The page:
Pennsylvania's students belong to the the most digitally savvy generation ever. They use Chrome books and iPads to research, connect with teachers, and complete assignments. It is not surprising then, that many students choose to attend virtual or cyber schools.
However, like a destructive virus on a hard drive, Pennsylvania's cyber charter school law is causing students to crash. Harrisburg has an easy fix – they can change the law. Pennsylvania's students and taxpayers are calling on them to de-bug the system now.
Nearly 80 percent of Pennsylvania school districts offer online learning programs.
When Pennsylvania first passed the cyber charter law in 2002, it was in anticipation of a growing demand. The law hasn't been updated since and is missing several key measures that support high quality options for students, particularly meaningful academic and fiscal accountability.
Oddly, unlike in other states, our charter school law does not set academic benchmarks that schools must meet to retain their charters. Charters can be renewed even if they are chronically poor performers.
Pennsylvania's 14 cyber charter schools have historically and consistently failed to make the grade. When the Department of Education used the Student Performance Profile to compare public school performance across the state, no cyber charter school earned a passing score. In fact, they have never earned a passing score. Ever. Other states' charter laws mandate closure for such schools – not ours.
As a result, Pennsylvania's cyber charter students aren't doing well. Recently, Stanford University's Center for Research on Education Outcomes (Credo) found that cyber charter students perform as if they've had 118 less days of math and 106 less days of reading than their peers in traditional public schools. For context, there are only 180 days in an average school year.
Ultimately, taxpayers are paying top dollar for these sub-par results. In 2016, school districts sent about $463 million in tuition payments to cyber charter schools. Five school districts in Greater Philadelphia covered $85 million of that cost. Missing fiscal accountability language in the charter school law also plays a significant role in this debacle.
Worse, cyber charter schools receive different tuition rates from each district - often much more than districts say it takes for them to run their own programs.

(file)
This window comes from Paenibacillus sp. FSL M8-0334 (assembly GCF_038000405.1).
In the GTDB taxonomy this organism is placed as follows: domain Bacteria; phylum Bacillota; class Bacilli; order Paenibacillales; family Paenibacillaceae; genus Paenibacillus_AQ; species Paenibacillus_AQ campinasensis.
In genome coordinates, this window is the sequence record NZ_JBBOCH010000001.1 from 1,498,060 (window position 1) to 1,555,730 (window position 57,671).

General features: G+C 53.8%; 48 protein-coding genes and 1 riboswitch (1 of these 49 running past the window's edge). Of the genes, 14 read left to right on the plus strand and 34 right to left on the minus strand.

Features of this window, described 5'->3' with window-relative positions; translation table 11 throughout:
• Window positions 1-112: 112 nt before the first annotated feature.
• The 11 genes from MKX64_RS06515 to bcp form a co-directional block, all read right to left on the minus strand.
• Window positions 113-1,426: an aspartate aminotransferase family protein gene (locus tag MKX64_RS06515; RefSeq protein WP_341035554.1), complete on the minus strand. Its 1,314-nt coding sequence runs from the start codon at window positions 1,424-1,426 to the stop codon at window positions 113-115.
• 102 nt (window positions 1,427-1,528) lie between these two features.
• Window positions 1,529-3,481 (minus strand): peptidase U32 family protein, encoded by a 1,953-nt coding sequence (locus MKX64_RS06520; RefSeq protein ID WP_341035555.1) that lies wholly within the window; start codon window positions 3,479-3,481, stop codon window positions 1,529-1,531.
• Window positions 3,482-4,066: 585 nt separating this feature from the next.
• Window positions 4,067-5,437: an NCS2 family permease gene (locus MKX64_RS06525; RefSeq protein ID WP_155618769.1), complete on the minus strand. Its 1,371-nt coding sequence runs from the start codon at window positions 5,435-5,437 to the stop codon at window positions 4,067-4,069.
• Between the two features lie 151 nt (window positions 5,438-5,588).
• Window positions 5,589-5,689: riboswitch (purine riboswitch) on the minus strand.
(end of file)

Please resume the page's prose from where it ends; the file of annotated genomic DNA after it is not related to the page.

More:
The only way to resolve accountability and fiscal issues within the cyber charter school sector is to update Pennsylvania's ailing charter law.
Fortunately, legislators on both sides of the aisle agree that the current system is flawed. Last legislative session, Senate Education Chairman, Wayne Langerholc, Jr. (R) held hearings on charter school funding. Gov. Tom Wolf (D) called for a moratorium on all new cyber charter schools.
And just a few weeks ago, House Education Committee Chairman, Curt Sonney (R) held a hearing on his bill which would require all school districts to run cyber charter programs. Under the bill, cyber charters would be accountable for student performance and taxpayers could save money; millions of dollars in cyber saving could return to school districts, requiring millions less in painful property tax hikes.
But the bill needs work. While poor performing cyber charters can be shut down, there's a glaring loophole that would allow the same operator to change their name and resume operations. You don't need to be at all tech-savvy to know that does not compute.
And if we really want to know how all students are doing, the law should require disaggregated data and measures to verify that the students enrolled are the students doing the work and taking standardized tests. As it stands today, there is little preventing someone to earn a diploma while someone else does the work.
To be clear, holding hearings and introducing bills aren't enough. If the law doesn't change, we'll be having the same conversation after another generation has attended these poorly performing schools.
While the current broken system drains millions from taxpayers, students pay the greatest price by being deprived of the education they deserve, leaving far too many offline for life.
Tomea Sippio-Smith is education policy director, Public Citizens for Children and Youth. Originally published by The Patriot-News (Harrisburg, Pa.) at www.pennlive.com. Distributed by Tribune Content Agency, LLC.